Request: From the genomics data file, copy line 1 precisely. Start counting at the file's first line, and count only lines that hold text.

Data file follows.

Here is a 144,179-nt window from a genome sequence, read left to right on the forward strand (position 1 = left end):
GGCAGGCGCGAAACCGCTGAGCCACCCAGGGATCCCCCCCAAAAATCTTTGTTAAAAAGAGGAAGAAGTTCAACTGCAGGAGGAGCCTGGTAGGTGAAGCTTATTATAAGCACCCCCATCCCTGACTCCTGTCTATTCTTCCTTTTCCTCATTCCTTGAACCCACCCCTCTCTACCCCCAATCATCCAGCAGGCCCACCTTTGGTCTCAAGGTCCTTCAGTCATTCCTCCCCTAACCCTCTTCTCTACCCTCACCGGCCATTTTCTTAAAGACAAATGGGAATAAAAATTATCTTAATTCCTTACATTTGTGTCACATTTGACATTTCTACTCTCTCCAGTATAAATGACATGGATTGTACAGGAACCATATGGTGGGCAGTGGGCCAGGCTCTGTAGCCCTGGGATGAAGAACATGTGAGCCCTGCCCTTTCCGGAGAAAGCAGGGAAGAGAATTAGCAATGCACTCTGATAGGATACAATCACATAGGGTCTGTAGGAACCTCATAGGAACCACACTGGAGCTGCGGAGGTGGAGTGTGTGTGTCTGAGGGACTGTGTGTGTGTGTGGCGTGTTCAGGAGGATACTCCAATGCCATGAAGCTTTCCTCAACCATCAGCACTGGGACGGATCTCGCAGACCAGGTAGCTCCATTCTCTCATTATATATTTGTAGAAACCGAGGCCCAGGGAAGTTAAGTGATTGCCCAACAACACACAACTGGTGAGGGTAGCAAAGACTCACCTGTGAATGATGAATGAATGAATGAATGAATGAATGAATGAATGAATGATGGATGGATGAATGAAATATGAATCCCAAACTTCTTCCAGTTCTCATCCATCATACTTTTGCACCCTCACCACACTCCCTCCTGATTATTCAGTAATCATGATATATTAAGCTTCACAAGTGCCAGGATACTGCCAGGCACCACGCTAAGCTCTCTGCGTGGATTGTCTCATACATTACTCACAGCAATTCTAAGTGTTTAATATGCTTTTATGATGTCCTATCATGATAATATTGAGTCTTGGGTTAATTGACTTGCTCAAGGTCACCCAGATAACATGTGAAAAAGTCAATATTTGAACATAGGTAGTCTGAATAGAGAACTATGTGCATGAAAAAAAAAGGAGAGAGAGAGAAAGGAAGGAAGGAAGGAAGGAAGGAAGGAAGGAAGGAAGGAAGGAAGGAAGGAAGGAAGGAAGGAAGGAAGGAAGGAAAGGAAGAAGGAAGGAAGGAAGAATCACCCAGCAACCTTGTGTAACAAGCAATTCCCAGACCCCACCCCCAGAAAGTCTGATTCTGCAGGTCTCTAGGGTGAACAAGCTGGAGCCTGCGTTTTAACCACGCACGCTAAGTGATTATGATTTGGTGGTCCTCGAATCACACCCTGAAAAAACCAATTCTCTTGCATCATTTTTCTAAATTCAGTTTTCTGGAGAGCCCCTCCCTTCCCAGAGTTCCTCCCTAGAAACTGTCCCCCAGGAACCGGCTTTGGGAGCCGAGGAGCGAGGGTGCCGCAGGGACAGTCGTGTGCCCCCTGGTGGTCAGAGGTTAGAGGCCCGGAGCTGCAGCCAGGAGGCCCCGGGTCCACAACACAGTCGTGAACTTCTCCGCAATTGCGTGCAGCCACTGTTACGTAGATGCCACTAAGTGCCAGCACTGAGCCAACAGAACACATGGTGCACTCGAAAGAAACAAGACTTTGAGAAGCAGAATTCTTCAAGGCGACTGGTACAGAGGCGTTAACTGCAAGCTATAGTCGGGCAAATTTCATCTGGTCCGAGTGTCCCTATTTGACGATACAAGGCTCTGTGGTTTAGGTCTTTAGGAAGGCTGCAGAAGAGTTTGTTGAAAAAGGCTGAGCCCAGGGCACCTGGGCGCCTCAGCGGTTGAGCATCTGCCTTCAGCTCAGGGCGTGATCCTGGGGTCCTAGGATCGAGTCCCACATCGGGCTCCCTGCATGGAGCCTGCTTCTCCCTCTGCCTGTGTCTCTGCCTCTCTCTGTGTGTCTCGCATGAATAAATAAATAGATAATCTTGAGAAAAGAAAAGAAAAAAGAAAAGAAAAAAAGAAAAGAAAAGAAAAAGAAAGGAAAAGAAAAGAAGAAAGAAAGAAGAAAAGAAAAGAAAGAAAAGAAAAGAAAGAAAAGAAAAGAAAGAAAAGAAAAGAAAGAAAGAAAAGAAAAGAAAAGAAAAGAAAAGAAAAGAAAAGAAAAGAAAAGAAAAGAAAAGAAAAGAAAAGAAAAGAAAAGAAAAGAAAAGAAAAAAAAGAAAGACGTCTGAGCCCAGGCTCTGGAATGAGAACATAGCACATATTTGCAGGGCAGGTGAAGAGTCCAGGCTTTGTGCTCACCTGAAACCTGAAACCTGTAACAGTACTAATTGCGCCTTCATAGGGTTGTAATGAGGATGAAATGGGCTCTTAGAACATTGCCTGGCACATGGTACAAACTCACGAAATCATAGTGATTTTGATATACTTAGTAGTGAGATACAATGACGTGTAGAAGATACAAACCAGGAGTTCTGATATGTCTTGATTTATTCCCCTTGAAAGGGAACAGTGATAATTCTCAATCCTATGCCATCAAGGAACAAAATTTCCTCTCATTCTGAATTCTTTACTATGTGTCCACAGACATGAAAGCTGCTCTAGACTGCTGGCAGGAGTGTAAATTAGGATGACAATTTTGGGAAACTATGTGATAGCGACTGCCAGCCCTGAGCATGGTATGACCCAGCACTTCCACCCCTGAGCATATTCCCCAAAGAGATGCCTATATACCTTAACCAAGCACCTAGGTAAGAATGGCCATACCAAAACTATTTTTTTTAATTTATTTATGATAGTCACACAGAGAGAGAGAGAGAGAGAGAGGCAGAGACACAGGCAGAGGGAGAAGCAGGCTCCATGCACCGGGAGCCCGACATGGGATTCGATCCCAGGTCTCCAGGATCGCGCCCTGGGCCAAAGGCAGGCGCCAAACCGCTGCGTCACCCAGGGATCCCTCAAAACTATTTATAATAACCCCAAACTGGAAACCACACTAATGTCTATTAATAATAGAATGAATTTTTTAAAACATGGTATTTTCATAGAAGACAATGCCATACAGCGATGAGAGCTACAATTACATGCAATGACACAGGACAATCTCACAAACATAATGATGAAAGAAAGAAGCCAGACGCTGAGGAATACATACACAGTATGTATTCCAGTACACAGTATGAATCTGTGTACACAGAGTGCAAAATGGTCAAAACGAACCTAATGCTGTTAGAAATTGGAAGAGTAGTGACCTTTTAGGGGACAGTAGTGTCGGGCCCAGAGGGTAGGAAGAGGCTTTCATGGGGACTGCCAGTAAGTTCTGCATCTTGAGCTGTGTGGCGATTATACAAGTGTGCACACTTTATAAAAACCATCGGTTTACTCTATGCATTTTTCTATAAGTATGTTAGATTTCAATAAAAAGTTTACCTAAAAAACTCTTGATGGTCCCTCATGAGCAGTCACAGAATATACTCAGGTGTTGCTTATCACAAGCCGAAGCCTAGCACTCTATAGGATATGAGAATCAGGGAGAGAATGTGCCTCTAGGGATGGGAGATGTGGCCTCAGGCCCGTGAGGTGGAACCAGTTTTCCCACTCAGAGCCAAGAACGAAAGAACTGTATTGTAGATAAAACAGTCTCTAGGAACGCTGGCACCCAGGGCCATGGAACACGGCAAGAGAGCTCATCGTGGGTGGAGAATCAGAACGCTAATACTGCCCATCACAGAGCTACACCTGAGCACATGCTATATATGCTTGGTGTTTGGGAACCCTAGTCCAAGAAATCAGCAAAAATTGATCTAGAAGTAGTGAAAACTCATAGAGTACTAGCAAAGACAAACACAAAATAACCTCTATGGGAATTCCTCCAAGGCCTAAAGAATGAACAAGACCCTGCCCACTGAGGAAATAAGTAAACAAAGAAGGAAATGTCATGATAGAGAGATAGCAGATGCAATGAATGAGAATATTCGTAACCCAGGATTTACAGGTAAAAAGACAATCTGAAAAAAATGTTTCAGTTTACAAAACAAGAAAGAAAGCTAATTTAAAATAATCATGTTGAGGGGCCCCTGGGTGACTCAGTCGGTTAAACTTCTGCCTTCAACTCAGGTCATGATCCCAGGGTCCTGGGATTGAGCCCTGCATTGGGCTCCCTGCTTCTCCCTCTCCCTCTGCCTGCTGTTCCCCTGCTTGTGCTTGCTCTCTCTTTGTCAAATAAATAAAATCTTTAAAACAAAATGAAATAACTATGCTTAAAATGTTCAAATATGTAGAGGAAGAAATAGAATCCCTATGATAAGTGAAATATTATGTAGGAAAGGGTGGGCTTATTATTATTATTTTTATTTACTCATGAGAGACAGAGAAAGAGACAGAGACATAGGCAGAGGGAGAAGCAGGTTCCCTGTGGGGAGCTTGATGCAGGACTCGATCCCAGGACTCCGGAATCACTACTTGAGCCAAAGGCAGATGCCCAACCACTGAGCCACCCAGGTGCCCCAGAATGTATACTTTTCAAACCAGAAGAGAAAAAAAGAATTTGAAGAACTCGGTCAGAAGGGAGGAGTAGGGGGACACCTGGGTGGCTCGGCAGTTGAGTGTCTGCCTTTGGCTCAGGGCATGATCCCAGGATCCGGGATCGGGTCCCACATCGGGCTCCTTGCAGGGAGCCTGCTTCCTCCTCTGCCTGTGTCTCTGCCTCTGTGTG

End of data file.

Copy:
Here is a 144,179-nt window from a genome sequence, read left to right on the forward strand (position 1 = left end):